Guardian Accuses Public Defender Jeff Adachi of 'Tea Party' Ties
Witness the latest piece of glorious Guardian reasoning: Its bizarre assertion that Public Defender Jeff Adachi has links to the Tea Party.
Mind you, the paper doesn't come out and just say it like that. The effort to paint Adachi as a sleeper agent of America's lunatic right is couched in the ever-so-subtle interrogatory mode. To wit, the headline: "Is Adachi's pension reform a Tea Party initiative?"
The Guardian, an organ of the city's extreme political left whose work was once characterized by New York Times media columnist David Carr as "progressive knitting," has it in for Adachi over his efforts to craft modest legislation to reform public employee pensions in San Francisco. That much is clear.
From there on, however, we lose the thread of this incisive look at the Tea Party's ties to Adachi, who, by the way, is a Democrat, and whose pension-reform campaigning has been funded by other Democrats. The rationale for the accusation is never revealed; in fact, the words "Tea Party" appear only in the Guardian's headline and in Adachi's response to their queries about his anti-pension evilness. We are offered this observation by local union leader Gabriel Haaland:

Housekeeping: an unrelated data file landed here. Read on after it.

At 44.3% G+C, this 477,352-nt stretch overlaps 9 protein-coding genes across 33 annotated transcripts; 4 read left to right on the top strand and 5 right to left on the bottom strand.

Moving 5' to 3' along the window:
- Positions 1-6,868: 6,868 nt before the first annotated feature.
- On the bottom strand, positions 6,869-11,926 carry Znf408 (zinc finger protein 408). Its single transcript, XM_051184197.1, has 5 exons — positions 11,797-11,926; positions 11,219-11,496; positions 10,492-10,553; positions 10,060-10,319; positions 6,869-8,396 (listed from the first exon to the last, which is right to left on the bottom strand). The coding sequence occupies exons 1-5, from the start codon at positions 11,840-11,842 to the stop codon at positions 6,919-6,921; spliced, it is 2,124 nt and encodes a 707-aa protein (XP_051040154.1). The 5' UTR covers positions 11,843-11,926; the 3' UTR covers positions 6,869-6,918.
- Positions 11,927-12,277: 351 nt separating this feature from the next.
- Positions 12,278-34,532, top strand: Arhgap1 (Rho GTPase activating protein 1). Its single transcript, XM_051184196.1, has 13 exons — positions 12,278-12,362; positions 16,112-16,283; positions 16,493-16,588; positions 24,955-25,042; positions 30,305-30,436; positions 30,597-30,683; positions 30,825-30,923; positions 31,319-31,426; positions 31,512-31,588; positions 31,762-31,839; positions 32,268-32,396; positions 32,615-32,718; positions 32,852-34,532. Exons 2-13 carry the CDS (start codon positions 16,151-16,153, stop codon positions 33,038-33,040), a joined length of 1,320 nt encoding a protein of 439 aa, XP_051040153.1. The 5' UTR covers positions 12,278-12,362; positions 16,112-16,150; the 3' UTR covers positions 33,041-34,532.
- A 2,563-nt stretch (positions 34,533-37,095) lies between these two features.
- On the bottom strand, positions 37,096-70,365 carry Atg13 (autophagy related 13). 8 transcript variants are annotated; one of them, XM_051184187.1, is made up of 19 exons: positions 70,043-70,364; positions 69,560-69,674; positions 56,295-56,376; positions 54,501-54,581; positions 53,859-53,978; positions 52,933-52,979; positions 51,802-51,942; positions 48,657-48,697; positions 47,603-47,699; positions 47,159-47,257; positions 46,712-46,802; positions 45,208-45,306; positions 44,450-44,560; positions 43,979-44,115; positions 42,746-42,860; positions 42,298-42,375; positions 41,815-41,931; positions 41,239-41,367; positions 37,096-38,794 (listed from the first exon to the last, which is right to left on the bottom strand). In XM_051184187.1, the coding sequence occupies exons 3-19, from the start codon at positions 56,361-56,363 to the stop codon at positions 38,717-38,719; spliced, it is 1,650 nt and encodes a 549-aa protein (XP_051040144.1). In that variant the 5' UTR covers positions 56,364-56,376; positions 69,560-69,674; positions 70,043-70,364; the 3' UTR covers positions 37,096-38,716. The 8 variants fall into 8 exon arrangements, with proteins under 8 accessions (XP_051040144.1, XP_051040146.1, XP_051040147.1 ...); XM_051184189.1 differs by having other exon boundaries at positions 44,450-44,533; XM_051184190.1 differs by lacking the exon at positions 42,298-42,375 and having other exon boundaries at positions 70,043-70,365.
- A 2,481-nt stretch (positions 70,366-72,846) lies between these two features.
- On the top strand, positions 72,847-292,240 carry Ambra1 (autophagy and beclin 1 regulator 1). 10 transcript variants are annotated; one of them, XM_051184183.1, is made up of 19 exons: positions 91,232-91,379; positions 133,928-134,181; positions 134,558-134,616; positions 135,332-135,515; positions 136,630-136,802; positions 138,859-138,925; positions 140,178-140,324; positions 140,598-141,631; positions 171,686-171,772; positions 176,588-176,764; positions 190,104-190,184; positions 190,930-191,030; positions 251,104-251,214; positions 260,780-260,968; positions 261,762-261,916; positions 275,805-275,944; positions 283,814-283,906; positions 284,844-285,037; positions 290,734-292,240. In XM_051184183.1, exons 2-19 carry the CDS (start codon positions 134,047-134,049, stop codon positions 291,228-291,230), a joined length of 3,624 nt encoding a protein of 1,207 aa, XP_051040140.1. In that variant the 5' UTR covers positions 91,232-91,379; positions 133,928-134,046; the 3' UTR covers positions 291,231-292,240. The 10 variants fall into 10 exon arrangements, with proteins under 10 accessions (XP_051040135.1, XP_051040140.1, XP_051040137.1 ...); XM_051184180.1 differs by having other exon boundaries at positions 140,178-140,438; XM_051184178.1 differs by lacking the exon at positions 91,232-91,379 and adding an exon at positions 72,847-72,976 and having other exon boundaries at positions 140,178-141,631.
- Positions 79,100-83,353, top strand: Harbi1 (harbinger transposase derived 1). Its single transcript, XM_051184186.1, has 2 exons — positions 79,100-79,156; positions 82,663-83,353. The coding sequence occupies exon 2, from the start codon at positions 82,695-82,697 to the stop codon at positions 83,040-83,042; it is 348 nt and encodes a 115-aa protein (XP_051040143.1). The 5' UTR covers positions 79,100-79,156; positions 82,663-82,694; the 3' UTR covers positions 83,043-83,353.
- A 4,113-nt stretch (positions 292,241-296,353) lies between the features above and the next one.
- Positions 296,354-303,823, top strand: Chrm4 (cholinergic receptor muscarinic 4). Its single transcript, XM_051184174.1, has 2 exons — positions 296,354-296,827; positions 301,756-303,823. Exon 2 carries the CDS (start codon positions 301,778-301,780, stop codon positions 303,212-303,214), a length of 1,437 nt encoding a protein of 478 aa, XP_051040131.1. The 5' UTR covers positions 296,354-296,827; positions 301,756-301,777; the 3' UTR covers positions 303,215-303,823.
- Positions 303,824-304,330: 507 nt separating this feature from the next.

"The problem is that pension reform has been blowing on the anti-public sector worker winds that are blowing in Wisconsin and other states, whether progressives want to acknowledge it or not," Haaland continued. "There is a reason that Adachi got so much money last year, and the corporate interests behind him are part of this effort to bash public sector workers."
Do you hear that, people? That is the sound of pension reform blowing on the anti-public sector worker winds. It is akin to the sound of one hand clapping. We admit that we ourselves are deaf to this celestial music, but then again, we also don't know how you can keep a straight face while painting San Francisco's public defender as a tea partier.
UPDATE, 6:24 P.M.: We caught up with Adachi, who says he is similarly puzzled by his new characterization as a tea partier in the Guardian. "If you read the article, it doesn't seem to comport with what they're saying in the title," he says. "What's bizarre about it is that everybody who has supported pension reform [in San Francisco] is a Democrat." The idea of local pension-reform proposals originating with shadowy Tea Party backers, Adachi says, is "giving the Tea Party a lot of credit."
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